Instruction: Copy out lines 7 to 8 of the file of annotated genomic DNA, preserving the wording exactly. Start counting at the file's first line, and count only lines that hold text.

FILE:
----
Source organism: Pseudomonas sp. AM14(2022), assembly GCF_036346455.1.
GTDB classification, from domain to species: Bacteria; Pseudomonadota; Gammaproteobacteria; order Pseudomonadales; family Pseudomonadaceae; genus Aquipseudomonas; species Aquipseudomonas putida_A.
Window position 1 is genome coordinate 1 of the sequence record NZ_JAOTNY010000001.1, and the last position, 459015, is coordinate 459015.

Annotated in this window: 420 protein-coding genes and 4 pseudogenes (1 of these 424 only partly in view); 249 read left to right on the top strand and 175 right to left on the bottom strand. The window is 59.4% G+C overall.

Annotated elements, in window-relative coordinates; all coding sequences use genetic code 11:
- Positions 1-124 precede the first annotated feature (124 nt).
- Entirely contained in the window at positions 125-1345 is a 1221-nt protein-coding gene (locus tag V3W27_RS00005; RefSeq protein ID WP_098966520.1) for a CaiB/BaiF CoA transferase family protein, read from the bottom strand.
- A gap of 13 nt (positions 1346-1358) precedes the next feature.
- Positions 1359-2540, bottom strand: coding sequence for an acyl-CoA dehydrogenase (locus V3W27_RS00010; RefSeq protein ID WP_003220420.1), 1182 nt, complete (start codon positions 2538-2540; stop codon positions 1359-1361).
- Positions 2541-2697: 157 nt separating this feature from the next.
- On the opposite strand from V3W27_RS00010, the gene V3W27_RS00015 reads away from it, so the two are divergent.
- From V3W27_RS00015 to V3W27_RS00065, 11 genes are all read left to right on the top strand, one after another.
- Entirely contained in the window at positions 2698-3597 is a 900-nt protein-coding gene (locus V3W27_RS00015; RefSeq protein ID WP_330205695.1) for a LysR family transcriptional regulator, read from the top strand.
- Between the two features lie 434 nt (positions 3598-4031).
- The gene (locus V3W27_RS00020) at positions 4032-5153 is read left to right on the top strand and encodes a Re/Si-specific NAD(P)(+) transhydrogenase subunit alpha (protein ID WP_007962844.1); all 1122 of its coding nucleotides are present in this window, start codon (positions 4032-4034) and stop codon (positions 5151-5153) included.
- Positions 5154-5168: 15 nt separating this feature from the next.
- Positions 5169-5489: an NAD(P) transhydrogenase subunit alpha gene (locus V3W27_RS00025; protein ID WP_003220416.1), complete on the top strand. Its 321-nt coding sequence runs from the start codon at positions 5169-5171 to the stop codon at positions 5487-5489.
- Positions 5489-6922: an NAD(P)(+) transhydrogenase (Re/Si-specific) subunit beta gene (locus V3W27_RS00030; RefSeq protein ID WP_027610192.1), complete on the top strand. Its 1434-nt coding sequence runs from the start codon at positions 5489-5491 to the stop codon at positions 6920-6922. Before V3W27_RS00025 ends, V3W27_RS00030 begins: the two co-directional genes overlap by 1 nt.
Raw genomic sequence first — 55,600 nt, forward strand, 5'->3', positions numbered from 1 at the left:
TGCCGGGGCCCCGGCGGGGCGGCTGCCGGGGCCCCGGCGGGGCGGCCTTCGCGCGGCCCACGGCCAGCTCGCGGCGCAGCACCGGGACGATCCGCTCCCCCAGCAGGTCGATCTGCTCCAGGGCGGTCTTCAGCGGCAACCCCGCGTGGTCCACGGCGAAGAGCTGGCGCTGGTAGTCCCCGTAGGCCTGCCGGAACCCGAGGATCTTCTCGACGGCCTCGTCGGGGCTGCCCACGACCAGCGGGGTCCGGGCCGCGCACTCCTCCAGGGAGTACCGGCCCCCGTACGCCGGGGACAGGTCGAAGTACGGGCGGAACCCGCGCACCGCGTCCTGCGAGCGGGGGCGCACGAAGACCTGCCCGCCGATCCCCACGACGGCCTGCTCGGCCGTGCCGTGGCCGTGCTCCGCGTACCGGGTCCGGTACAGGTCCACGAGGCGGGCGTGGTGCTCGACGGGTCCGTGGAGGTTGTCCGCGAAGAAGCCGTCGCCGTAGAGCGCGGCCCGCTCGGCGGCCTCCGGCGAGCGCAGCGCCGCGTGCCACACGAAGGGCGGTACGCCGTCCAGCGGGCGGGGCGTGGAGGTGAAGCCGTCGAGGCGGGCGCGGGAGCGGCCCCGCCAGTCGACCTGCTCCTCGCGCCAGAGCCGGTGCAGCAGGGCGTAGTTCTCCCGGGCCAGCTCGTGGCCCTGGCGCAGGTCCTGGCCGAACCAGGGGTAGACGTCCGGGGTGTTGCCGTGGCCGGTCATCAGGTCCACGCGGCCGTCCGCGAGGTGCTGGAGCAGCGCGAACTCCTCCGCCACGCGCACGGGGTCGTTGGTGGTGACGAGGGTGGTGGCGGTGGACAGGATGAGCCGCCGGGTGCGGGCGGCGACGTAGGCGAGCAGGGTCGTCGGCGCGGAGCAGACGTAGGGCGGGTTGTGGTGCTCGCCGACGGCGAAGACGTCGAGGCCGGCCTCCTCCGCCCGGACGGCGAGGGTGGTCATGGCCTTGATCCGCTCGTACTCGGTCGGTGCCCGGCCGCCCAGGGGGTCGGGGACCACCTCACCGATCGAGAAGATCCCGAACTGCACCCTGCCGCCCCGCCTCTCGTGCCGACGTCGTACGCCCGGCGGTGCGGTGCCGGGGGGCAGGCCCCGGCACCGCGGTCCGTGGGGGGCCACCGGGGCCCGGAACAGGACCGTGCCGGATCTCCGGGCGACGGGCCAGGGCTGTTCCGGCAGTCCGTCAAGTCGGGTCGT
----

- Entirely contained in the window at positions 125-1345 is a 1221-nt protein-coding gene (locus tag V3W27_RS00005; RefSeq protein ID WP_098966520.1) for a CaiB/BaiF CoA transferase family protein, read from the bottom strand.
- A gap of 13 nt (positions 1346-1358) precedes the next feature.